Sydney Antonio owns and manages 450 acres of woodlands in Greene County that her family has owned since 1959. Sydney, along with her husband Evon, own and reside on 37 acres of the parcel and 416 acres have been placed in a Family Limited Partnership and are jointly owned by Sydney and her brother James Wesley. Evon manages both parcels of land and works closely with their forester Brian Bower.

The story of the land coming into Sydney's hands speaks tremendously to her family's appreciation for the outdoors. Sydney's mother initially purchased the land because she (Sydney) didn't like camp. She recalls being sent to camp and disliking it to the extent that she hitchhiked home to Brooklyn. It was then that her maternal grandmother suggested that Sydney's mother purchase vacation property in the country, and that is what they did. The land will continue to be passed through the family. The Antonio's have a daughter and a granddaughter.

Sydney works with a certified forester and they work with a management plan that goes back to the mid 1990's. She also uses her mother's management plan and she has records going back to 1961. Although she tends to stick with the advice of her forester, she "tries to do her homework." Both Sydney and Evon are Master Forest Owner volunteers and managing the property is a family project.

The property itself has about 3-4 acres of non-forested land. The forests consists of in order of volume; hard maple, red oak, white ash, yellow birch, black cherry, and hemlock. They signed a contract earlier this year so there will be a harvest taking place soon. They are bordered in part by a New York State Forest so that gives them additional privacy buffer.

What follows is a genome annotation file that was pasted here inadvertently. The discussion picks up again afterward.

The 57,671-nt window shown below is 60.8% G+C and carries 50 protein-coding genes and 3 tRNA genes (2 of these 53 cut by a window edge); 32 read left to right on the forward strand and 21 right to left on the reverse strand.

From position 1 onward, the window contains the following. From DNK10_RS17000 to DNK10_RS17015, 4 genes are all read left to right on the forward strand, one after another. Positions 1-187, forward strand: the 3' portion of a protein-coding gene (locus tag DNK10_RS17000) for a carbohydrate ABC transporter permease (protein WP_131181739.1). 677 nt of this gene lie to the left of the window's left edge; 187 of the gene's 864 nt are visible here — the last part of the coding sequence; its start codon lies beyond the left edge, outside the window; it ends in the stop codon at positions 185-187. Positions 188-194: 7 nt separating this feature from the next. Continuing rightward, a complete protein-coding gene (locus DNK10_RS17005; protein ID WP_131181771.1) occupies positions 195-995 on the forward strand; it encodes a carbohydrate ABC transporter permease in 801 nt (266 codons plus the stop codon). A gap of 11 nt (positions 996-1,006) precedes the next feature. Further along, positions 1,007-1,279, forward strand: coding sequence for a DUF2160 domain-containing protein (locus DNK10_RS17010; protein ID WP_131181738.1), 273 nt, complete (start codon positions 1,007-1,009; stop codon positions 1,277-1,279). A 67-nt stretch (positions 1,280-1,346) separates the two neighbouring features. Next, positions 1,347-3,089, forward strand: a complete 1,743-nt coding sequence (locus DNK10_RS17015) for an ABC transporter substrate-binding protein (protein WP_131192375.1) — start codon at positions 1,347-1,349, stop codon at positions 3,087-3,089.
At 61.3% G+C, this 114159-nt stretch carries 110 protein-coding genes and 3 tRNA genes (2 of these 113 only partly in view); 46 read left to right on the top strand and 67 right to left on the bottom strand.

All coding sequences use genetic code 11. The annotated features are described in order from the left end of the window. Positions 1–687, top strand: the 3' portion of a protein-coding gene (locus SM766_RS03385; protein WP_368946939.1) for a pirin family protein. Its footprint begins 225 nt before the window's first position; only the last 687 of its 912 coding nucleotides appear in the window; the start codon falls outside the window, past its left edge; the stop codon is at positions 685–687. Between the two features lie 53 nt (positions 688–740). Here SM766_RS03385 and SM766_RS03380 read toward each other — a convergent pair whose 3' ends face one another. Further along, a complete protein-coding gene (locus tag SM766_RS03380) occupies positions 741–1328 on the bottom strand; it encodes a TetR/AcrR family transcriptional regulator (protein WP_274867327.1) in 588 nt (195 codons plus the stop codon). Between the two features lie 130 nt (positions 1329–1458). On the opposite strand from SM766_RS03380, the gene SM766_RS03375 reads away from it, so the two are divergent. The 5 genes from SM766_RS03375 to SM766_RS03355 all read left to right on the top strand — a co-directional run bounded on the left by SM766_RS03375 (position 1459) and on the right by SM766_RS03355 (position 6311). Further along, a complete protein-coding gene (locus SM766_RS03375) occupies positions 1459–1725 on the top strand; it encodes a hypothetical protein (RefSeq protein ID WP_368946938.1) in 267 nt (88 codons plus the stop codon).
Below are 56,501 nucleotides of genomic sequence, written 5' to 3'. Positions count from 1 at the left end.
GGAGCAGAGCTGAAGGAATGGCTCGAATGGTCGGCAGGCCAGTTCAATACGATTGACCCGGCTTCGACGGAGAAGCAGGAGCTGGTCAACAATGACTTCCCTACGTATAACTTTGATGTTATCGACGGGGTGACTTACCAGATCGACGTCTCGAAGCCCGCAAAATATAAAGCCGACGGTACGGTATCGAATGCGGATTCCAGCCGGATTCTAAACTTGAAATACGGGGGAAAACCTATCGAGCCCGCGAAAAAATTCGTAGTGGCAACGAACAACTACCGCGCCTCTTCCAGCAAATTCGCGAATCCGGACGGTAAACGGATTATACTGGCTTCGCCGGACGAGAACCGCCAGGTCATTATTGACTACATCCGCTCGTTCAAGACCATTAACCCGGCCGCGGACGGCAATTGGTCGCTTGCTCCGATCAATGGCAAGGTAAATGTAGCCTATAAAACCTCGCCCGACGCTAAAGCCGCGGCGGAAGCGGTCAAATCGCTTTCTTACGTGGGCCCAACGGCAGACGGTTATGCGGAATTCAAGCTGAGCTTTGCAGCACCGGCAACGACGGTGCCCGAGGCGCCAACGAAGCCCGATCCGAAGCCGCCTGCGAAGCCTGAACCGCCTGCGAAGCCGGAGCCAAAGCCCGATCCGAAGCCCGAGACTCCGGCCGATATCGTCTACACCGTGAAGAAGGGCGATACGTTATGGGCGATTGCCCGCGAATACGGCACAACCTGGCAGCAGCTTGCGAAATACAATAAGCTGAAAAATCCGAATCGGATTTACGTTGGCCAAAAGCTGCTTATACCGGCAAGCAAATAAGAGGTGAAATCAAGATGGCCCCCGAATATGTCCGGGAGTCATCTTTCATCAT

The couple uses the property for personal recreational use. They permit longtime family friends to hunt on the property but the couple enjoys walking in their woodlands. They use the logging roads for business purposes but the roads also allow for leisure and "seeing what is going on in the woods." The couple enjoys the bears on their property, although they don't encourage them. Sydney states "but they were here first" so the couple is happy to share the property. The property boasts a certified trout stream that is a branch of the Katterskill as well as an acre of pond that is stocked with trout and koi. Sydney reminisces, "I learned to ice skate on it, and so did my daughter."

"They're not making anymore land and if you have it you don't sell it. You take care of it the best you can." This advice from her paternal grandmother guides Sydney in managing her property into the future and represents one of the most important reasons she owns the property. That and the trees help keep the air clean. As far as the biggest success of her practices "it's the fact that you can have your cake and eat it too [in reference to timber harvests]. You keep your trees and your land and every now and then you get what I call milk money that you can use to buy a car or take a vacation."

Sydney's advice for other forest owners is to find a good forester, it's worth your time to locate one and it is in your advantage financially in the long run. Even though you can do your homework they still have the contacts. Further Sydney says "Trust, but verify." Even though you trust your forester, go out in the woods and walk with them.


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